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Navigating Complex Global Networks Outside Your Organization’s Walls

What does a chief supply chain officer do? Seems simple enough, right? Your chief supply chain officer should take charge of your organization’s supply chain.

That is … so wrong and limiting. Unfortunately, that’s what so many chief supply chain officers worry about – ONLY their organization’s supply chain.

And they handle different aspects at different organizations. Some manage distribution. Others logistics. Others are in charge of procurement.

So, saying you have a CSCO is kind of like saying your daughter met a nice guy – a chef.

Well, is he a chef at the Waffle House or a chef at La Belle Époque? Does he make $45,000 a year or $165,000 a year? Or does he own his own chain and pull in $1.6 million annually?

Each chef and each CSCO do different things. For CSCOs, a lot of that disconnect comes because the C-suite still does not speak supply chain.

What Does a CSCO Do?

True chief supply chain officers spend most of their time looking outside their organization, not inside. CSCOs should be responsible for visibility, connectivity, insightfulness and actionability.

In other words, in addition to heading your organization’s internal supply chain, CSCOs take charge of your external supply chain. And your complete end-to-end supply chain (internal and external) likely encompasses the entire globe.

So, your chief supply chain officers have almost no need for an office inside your building. CSCOs should spend 80% of their work talking to people outside your organization’s four walls. That means suppliers, customers, transportation providers, 3PLs, vendors and other operational personnel.

CSCOs need to talk to people in China, Charleston, Atlanta, the Dominican Republic, Europe, Africa, South America, Mexico, all over the world.

Supply chain disruptions happen across the globe. The people who live on 123 Main St. cannot help your surf through those disruptions. Your problems, like your supply chains, are distributed across the globe.

What Is an End-to-End Supply Chain?

The broad geography of a complete end-to-end supply chain involves everything that goes into the goods you provide. The E2E supply chain encompasses all aspects of value creation. It’s every process and activity that creates and delivers products.

This includes initial sourcing of raw materials, components and parts to final delivery to end consumers. The E2E supply chain encompasses all stages of each product’s lifecycle – production, handling, storage, transportation and customer service. And that can involve dozens or hundreds of organizations and thousands of hand-offs.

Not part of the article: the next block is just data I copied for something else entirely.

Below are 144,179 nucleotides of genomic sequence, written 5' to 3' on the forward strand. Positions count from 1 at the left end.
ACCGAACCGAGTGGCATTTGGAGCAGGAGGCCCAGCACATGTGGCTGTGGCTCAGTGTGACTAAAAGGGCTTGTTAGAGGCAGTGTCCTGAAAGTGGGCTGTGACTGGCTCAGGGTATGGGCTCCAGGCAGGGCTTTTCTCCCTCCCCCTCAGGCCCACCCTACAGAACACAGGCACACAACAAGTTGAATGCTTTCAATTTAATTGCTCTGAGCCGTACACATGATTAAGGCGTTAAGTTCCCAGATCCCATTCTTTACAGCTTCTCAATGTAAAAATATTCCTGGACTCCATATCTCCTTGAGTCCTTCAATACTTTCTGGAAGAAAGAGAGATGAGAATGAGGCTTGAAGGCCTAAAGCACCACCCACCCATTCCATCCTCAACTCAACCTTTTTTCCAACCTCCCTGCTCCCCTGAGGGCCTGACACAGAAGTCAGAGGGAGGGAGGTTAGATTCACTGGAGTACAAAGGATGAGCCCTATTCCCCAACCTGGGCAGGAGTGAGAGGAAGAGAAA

With today’s business focus on environmental sustainability, many E2E supply chains must expand. They ought to include reverse logistics and the circular economy. Both are additional omnichannels.

Note, of course, the plural “supply chains.” Too many managers and leaders – even supply chain leaders – think their company has one supply chain.

No, each of your product offerings has a different supply chain. Each has different inputs, different routings, different challenges and different opportunities.

That adds up to a wealth of complexity and an abundance of potential problems. Problems that can crop up 47 links upstream or 117 links downstream from your organization’s spot on your supply chains.

This puts your chief supply chain officers in difficult positions. Your systems might offer enough visibility to discover a problem and the insightfulness to foresee potential problems. But without real-time autonomous resilience and effective risk mitigation, disruptions constantly overwhelm chief supply chain officers and their systems.

(The answer to that? Digital supply chain networks, as I have explained extensively.)

Supply Chain Processes – They’re Mega!

Digital supply chain networks are the only way CSCOs can manage the six E2E supply chain mega-processes. Those mega-processes – PLAN, BUY, MAKE, MOVE, DISTRIBUTE and SELL – are interconnected and cross organizational boundaries:

  1. PLAN: Strategic and tactical planning necessary to make sure supply meets your future customer demands for goods or services. This encompasses demand forecasting, supply planning and short-term and long-term capacity planning. The objective is optimal resource allocation and synchronizing supply with demand for operational efficiency.
  2. BUY: Procuring the raw materials, goods and services. This includes selecting suppliers, negotiating contracts, managing relationships, ensuring quality, cost-effectiveness and reducing lead times. In other words, all aspects of sourcing and procurement while maintaining optionality in sourcing.
  3. MAKE: All activities that convert raw materials into finished goods. It includes manufacturing, assembling and quality control. The MAKE process must be efficient, scalable and flexible enough to respond to varying production demands.